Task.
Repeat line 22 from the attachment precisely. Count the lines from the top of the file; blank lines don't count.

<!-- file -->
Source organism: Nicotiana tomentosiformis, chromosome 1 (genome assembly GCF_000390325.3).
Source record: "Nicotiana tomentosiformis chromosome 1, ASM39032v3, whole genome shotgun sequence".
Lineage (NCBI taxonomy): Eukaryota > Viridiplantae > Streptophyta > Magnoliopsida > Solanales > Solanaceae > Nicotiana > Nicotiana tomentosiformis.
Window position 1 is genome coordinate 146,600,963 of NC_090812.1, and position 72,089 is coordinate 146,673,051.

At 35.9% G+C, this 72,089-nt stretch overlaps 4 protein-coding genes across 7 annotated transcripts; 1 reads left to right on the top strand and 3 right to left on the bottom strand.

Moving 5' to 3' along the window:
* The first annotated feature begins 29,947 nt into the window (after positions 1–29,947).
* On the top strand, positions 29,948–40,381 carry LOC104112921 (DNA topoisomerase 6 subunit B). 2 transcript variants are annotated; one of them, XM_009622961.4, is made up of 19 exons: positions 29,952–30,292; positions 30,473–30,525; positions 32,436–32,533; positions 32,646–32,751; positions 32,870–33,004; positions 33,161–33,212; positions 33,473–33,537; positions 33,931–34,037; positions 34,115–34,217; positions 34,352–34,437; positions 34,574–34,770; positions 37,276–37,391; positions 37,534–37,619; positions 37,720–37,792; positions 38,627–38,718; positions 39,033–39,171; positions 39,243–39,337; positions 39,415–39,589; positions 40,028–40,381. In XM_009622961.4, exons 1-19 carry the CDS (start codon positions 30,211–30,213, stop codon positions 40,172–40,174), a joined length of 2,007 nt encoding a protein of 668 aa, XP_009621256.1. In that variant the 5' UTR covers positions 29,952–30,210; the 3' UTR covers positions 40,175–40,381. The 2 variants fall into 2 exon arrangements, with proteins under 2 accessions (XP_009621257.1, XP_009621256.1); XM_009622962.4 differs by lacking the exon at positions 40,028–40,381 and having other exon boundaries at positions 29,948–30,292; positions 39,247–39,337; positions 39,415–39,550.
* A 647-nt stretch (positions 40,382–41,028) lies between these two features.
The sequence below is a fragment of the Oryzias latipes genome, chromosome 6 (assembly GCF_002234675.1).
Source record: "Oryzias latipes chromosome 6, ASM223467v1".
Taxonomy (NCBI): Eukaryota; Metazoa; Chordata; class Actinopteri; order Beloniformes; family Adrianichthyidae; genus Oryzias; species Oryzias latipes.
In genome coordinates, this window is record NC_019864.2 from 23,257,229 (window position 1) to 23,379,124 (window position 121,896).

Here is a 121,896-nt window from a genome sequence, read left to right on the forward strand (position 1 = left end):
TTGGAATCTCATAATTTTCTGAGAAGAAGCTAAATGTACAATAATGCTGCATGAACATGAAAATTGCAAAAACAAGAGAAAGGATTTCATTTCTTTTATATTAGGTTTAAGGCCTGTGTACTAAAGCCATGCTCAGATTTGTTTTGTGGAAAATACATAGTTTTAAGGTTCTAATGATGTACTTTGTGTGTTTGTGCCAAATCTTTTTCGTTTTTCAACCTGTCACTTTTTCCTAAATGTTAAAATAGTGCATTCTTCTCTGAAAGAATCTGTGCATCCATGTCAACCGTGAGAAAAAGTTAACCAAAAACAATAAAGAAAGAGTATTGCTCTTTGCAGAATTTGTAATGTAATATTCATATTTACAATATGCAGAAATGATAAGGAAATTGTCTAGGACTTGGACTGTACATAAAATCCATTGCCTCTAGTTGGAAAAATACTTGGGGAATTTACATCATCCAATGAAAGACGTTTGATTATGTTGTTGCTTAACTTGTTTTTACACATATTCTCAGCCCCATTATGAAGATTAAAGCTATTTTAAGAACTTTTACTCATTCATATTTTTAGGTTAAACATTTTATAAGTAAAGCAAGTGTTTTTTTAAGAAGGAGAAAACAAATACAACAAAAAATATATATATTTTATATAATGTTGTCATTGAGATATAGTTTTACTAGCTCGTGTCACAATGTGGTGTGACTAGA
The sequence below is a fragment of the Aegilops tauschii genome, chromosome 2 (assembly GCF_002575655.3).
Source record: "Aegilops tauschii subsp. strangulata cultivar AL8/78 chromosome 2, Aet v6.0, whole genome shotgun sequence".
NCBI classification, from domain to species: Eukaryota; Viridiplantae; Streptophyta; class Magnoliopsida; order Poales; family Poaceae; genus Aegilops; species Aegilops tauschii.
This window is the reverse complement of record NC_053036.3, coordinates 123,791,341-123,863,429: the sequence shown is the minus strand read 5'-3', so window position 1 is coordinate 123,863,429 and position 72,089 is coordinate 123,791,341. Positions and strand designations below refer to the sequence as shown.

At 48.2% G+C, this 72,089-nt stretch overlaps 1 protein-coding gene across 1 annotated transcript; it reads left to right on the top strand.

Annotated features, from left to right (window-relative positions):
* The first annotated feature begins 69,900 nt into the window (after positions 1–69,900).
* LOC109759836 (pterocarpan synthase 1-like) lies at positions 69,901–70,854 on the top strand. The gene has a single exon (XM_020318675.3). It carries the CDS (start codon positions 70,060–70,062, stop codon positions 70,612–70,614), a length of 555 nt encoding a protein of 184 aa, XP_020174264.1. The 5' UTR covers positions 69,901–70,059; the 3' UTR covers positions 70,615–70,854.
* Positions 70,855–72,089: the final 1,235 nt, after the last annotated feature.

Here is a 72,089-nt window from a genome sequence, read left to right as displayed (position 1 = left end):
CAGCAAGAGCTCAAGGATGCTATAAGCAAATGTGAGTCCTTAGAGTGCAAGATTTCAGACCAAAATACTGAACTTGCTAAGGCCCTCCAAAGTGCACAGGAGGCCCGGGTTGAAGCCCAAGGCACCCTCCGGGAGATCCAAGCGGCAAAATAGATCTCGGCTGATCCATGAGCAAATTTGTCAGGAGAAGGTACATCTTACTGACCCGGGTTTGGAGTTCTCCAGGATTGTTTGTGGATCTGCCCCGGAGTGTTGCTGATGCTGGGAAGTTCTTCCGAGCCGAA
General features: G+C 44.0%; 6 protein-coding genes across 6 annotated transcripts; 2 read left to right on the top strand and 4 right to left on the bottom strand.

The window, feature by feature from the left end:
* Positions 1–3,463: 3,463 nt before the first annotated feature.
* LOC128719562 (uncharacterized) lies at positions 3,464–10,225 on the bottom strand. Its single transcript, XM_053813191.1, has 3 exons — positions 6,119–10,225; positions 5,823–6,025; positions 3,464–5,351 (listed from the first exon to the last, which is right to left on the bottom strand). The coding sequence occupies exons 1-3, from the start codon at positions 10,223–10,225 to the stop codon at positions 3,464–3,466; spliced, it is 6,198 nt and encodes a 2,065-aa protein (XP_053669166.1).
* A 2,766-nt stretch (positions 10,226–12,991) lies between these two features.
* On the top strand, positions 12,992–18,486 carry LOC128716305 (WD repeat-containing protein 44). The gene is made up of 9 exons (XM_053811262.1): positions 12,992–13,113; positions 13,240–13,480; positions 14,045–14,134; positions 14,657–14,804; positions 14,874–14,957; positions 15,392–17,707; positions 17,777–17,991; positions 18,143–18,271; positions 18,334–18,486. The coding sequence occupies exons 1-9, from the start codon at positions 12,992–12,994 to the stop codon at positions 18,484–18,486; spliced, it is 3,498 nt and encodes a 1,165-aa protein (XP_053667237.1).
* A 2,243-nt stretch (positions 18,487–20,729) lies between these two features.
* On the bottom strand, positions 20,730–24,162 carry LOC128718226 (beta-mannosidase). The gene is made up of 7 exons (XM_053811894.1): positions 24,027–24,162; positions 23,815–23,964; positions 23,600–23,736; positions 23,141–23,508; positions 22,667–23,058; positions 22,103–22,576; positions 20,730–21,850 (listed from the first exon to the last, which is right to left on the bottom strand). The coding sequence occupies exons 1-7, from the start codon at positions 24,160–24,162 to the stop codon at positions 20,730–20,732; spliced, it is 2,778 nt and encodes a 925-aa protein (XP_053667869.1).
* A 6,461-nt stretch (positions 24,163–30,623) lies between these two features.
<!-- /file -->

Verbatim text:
* The first annotated feature begins 69,900 nt into the window (after positions 1–69,900).